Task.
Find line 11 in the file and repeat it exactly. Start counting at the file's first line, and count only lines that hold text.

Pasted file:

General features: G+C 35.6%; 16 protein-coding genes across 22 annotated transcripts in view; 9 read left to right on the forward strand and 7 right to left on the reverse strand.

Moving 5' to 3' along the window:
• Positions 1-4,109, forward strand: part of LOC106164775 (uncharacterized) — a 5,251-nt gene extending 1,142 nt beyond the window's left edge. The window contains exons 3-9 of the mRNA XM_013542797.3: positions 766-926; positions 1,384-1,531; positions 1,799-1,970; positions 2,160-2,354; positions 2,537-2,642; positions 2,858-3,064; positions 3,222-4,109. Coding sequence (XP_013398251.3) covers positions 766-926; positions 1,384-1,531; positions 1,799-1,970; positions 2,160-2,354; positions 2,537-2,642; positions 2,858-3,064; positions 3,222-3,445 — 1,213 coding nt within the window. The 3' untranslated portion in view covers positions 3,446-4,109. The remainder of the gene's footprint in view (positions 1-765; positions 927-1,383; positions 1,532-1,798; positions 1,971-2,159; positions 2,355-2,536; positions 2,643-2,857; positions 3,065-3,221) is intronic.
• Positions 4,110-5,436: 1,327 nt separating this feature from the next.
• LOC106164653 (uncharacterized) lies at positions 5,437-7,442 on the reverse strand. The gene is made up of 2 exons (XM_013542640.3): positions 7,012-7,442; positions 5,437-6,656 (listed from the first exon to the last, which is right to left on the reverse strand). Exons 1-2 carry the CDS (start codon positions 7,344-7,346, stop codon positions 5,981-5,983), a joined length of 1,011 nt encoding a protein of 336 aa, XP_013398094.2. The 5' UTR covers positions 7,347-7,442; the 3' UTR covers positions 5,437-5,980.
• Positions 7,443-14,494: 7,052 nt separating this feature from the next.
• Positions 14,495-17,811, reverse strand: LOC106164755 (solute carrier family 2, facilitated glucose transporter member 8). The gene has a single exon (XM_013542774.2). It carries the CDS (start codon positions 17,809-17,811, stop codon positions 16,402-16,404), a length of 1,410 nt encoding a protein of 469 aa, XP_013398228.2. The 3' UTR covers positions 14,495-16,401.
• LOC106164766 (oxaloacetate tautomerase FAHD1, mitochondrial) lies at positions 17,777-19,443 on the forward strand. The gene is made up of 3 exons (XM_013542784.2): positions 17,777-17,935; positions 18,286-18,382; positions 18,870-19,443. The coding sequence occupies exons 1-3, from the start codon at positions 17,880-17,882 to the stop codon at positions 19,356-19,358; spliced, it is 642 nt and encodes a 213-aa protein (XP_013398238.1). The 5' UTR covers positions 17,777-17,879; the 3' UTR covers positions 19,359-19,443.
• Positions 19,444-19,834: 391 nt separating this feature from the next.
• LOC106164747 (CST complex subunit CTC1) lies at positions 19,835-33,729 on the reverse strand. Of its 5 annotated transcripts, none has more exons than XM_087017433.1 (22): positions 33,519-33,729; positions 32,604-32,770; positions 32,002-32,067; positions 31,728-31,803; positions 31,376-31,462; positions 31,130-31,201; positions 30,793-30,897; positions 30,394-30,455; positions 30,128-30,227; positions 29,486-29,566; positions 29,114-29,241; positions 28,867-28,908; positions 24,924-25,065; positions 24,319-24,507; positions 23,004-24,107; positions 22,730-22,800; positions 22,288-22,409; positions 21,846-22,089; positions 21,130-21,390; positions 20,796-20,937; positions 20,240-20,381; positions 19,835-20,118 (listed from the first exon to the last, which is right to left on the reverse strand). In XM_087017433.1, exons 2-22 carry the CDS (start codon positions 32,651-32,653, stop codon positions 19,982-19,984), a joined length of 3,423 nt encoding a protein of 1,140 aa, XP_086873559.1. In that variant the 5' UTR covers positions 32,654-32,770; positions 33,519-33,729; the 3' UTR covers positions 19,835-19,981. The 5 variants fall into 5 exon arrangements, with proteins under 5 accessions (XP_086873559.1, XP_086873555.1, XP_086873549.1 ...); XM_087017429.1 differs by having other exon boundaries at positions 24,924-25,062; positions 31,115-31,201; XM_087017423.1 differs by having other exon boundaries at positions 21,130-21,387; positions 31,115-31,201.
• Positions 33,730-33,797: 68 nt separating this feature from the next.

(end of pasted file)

• Positions 33,730-33,797: 68 nt separating this feature from the next.